Thailand Football – Udon Thani v Sakon Nakhon

My London to Bangkok flight arrived early Saturday morning and by 12 noon my suitcase and I, plus 22 hours of mental travel baggage had arrived in Udon Thani. Four hours later I was sat on the cool concrete steps of Udon Thani’s Institute of Physical Education Football Stadium waiting for the start of the Northeast Giants final home game of the season against Sakon Nakhon. It was a Northeast Division One league match between two mid table teams with little to play for other than pride. Nonetheless I’d been looking forward to the event for weeks.

I arrived at the ground thirty minutes before kick off with my pre-match drinks swirling around my ageing bladder forcing me to make the kind of decision which many tourists around the world face everyday. Which toilet do you use when the signs on both are in a language you cannot understand?

 My choice was  an easy one. I’m right-handed, right-footed and never right. Easy. When I came back out three minutes later a Thai gentleman gave me a quizzical look and entered the other toilet on the left. Obviously he couldn’t read Thai either.

Minutes before the kick off the stadium’s tannoy boomed out the names of the two starting line-ups. Most of them were the kind of names which could snap a hardened sports journalist’s pencil, and have TV’s top football commentators thumbing through their newspapers for a day job. They were 22 unforgettable names which were very quickly forgotten.

The game itself was played out before a crowd of 300-400 enthusiastic fans who witnessed two teams with very contrasting styles. Udon Thani’s slicker but slower passing game often fell flat on the lumps and bumps of the playing surface, and their admirable efforts to play total football on the cigarette stubbed green baize was akin to giving a keyhole surgeon a spade and pitch fork to work with.  Sakon Nakhon adopted a more defence minded game with their major weapon being fast counter attacks.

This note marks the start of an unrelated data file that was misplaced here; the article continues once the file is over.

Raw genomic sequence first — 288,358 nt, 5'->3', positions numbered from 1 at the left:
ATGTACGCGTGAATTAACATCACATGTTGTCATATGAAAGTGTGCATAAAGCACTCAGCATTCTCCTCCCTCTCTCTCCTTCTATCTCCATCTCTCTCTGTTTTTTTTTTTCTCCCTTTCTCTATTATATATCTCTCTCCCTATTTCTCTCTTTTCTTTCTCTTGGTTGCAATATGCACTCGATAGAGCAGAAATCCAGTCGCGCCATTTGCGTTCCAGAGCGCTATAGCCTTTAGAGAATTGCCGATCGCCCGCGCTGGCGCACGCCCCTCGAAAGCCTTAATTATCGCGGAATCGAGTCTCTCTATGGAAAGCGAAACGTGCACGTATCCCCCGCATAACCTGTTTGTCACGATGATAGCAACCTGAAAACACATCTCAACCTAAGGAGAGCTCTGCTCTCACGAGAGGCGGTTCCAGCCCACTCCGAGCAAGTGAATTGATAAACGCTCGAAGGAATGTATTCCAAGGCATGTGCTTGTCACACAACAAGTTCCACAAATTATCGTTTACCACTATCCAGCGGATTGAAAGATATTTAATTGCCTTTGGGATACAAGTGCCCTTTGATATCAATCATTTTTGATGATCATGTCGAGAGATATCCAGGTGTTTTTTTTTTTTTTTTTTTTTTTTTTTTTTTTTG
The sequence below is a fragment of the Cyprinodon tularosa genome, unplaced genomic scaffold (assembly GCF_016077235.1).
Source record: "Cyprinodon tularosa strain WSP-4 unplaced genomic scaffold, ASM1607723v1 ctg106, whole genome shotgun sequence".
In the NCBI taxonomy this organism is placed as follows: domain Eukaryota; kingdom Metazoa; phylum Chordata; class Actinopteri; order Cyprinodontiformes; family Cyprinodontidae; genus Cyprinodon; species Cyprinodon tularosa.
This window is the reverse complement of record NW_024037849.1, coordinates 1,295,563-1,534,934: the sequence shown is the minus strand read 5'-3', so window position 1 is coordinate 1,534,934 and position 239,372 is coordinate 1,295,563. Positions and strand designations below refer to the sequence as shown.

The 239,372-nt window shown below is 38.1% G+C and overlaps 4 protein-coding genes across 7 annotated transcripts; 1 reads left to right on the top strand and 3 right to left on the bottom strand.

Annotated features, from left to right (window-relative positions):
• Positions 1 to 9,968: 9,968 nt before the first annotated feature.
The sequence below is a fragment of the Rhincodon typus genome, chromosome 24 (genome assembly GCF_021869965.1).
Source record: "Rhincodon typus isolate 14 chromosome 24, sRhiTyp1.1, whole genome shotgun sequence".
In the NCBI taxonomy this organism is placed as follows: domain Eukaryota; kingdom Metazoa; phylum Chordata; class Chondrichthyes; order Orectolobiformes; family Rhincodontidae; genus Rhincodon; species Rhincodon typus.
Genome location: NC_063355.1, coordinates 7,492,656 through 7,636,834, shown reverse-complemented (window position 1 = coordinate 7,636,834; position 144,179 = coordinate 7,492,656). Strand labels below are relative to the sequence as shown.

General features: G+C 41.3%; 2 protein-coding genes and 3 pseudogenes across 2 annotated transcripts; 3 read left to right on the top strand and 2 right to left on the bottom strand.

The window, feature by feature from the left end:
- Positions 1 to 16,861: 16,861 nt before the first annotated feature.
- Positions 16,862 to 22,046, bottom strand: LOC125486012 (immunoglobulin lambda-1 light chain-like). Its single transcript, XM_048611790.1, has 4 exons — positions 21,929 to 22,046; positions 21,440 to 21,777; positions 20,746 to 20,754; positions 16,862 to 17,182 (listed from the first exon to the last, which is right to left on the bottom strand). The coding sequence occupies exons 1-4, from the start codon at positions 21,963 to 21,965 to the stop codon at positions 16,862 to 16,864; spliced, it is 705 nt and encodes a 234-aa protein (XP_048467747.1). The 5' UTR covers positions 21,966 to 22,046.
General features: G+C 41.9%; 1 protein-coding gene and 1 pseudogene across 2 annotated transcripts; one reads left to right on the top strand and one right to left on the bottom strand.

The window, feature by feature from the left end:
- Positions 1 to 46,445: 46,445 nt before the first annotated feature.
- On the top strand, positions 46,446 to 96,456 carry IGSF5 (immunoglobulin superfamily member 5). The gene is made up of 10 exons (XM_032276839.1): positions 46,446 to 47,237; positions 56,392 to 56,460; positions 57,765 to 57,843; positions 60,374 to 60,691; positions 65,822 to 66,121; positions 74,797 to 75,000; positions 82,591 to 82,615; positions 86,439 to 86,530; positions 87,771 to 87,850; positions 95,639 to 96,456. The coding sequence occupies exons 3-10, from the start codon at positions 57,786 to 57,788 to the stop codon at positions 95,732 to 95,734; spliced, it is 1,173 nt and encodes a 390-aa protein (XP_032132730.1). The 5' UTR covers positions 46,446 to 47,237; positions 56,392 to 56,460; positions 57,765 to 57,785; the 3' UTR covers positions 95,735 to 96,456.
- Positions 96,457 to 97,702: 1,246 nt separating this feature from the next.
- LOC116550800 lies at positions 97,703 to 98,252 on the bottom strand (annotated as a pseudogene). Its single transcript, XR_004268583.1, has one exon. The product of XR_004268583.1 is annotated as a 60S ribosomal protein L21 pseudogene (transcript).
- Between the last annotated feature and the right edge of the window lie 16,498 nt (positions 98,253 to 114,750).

Udon Thani had the lion’s share of possession in the first half but their neater football failed to produce many goal scoring opportunities. Sakon Nakhon hit on the counter but they too lacked a real punch up front. The first 45 minutes ended goalless with the major entertainment coming from the main stand courtesy of Udon Thani’s very vocal self-appointed cheerleader.

Dressed in the headgear of the Northeast Giants club badge the loud and proud cheerleader (pictured above with orange cone) kept the home crowd amused with a constant stream of songs. Two youths accompanied him by banging away on drums and a kind of homemade kazoo.

The game came to life ten minutes into the second half when a Sakon Nakhon counter attack ended with a right-wing cross being swept past Udon Thani’s keeper to give the visitors a one goal lead. Their small band of travelling supporters dutifully celebrated. Udon Thani now needed a touch of inspiration to level the game or a traffic cone with mega decibels.

Udon Thani’s response to going a goal behind was to inject more spirit and haste into their game but despite a few close calls Sakon Nakhon hung on until only two minutes remained on the clock. A looping right-wing cross was met by the rising head of a Northeast Giant and the ball sailed past the Sakon Nakhon goalkeeper to hit the back of the net. Udon Thani’s main stand erupted in a gigantic roar and drums banged and boomed to the cheerleader’s chants of ‘Udon Udon’.

The orange clad Northeast Giants pressed for the winner in added time but the referree’s whistle signalled the end of the game with the score 1-1.